Our audience is smart and adventurous, and likse to make their own mind up about what is presented to them. They are often avid travelers, and equally at home in both high-end and down-low situations. For example, we'll feature profiles with adventurous chefs, alongside artists and figures who might not, at first glance, seem associated with food. But the reality is that everyone has a relationship with food, for better or for worse. When we travel to different countries, we're not afraid of showing the bad alongside the good, as both are equally important in trying to understand and enjoy another culture. In the new issue, Micha Rinkus wrote a great story about dining out in Moscow and how it is more often than not, spectacle over substance.
I would love to think that we could attract the missing Gourmet readers, but we're always going to be a far more of a niche publication. Firstly, we're called Swallow, and we also come out twice a year and in a hardbound book format which is certainly not going to be any sort of replacement. I loved Gourmet—they had the ability to fly around the world and bring all this amazing information into your home every month. Ultimately, we will never run with similar budgets, but we hope that perhaps we can at least offer a similar sense of wonder through travel like they did.
After Gourmet was killed off back in October 2009, editor Ruth Reichl pronounced that "print magazines as we know them will cease to exist." Print, clearly, in your mind, is not dead. But why not just do this all online?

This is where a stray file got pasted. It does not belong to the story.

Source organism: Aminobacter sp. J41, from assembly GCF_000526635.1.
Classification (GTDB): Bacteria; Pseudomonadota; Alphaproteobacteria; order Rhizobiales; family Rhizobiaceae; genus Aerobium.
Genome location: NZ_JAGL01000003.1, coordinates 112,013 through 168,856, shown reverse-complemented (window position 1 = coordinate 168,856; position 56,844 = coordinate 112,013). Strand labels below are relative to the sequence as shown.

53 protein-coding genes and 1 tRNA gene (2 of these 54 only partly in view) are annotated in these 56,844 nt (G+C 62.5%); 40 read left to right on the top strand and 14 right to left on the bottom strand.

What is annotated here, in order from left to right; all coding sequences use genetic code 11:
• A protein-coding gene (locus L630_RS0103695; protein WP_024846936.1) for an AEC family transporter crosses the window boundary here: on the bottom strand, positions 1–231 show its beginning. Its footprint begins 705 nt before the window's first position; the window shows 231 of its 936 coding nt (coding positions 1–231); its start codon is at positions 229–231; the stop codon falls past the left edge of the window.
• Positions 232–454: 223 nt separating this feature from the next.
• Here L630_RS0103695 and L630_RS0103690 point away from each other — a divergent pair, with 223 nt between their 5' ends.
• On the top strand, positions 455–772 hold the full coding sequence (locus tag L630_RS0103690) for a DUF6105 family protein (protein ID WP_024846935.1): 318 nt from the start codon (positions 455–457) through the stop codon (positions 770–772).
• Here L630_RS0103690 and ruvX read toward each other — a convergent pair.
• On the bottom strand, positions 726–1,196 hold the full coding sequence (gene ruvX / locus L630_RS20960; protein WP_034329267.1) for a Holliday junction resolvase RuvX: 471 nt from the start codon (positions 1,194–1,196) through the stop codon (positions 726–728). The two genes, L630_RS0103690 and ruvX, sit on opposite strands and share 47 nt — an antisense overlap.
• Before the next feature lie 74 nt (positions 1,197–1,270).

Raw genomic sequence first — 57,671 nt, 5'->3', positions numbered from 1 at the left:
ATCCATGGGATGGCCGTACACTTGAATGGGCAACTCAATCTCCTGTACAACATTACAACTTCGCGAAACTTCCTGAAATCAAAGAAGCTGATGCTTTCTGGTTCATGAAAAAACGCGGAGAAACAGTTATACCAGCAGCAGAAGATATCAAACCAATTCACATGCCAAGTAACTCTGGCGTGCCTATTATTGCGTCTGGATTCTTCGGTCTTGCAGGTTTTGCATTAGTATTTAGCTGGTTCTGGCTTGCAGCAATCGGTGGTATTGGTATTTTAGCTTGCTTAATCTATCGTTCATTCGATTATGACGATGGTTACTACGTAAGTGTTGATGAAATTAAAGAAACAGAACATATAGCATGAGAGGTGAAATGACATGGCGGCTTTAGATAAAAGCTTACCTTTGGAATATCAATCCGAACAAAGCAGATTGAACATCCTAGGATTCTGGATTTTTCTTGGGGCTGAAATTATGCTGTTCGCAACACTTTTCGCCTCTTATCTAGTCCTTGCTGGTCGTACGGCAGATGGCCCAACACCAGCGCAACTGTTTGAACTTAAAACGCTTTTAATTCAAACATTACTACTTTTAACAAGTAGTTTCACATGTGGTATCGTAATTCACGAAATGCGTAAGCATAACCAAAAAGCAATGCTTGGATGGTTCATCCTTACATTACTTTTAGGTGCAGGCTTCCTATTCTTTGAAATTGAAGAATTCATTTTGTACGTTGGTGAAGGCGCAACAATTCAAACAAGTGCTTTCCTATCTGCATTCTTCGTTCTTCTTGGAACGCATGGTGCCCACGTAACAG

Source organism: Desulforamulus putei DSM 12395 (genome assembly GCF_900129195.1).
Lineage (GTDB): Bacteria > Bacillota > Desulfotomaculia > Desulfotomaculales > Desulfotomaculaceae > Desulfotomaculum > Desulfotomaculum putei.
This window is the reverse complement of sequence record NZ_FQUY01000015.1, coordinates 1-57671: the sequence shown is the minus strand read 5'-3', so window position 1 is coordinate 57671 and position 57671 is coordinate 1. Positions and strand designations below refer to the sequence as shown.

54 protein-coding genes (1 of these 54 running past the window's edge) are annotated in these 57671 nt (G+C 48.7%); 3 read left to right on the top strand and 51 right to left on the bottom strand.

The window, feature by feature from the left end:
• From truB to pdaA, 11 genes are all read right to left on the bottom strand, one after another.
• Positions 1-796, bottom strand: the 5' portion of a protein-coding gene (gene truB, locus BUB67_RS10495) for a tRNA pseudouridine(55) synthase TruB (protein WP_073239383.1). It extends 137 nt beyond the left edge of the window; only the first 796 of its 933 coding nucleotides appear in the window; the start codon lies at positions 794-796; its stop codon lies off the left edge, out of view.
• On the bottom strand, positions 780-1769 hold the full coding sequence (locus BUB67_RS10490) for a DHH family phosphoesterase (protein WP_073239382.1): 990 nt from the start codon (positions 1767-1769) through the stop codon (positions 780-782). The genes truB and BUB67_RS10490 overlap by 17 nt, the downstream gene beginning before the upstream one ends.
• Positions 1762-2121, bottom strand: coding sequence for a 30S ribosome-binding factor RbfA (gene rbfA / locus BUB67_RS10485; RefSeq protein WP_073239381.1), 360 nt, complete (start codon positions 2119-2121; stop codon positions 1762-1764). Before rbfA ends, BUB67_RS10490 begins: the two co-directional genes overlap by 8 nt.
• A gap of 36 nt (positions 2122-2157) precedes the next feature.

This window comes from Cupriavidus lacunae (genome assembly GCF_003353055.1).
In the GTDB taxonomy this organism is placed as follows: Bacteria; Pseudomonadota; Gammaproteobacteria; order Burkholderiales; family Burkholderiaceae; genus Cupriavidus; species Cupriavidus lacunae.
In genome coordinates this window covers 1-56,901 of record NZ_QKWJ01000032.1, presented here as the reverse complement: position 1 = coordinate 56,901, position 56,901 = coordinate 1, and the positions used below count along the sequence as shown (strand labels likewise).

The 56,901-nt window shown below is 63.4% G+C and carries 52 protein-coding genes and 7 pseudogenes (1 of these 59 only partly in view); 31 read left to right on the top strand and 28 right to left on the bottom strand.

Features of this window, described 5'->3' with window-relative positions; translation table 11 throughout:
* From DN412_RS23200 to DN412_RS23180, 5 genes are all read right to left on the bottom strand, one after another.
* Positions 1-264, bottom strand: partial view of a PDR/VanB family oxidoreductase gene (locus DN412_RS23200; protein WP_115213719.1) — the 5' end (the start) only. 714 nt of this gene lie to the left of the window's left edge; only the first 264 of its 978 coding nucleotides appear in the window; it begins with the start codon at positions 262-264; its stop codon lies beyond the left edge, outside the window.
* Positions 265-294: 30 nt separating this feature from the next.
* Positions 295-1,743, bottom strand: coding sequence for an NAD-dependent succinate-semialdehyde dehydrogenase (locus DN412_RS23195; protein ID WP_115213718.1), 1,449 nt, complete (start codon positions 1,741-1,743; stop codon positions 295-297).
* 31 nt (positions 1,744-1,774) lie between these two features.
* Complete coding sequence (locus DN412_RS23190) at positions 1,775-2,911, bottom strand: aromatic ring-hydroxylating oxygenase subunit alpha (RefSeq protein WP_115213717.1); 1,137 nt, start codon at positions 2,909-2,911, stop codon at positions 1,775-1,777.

I definitely don't think print is dead—there are things that print can do far better than digital, and likewise things that digital can do far better than print. I think the solution is integrating both aspects of two together in interesting and rewarding ways. That said, I agree in part with Ms Reichl—I see the printed magazine's evolution coming through re-approaching how we produce magazines and what they are used for. Swallow is deliberately a hardbound book and a premium product—something that someone would pay $30 for and want to hold on to. This I think is one way for print to flourish—by becoming tactile, using beautiful photography and illustration, and using different inks and paper stocks. Digital is great for information, but print is better served as an object of beauty. We are currently working with a big digital agency to develop a digital direction for Swallow. As it is early, I don't want to say too much, but I am fairly convinced that our solution is going to be a really interesting approach to telling stories online and through mobile technology. It will support the printed content, but will also serve an entirely different function and hopefully will answer a lot of these sort of questions in the future.
There's this recent wave of a return to print: boutique magazines serving particular niches. Things like Fire & Knives, Meatpaper, all the localized Edibles. Sort of like how vinyl is making a comeback, a return to analog!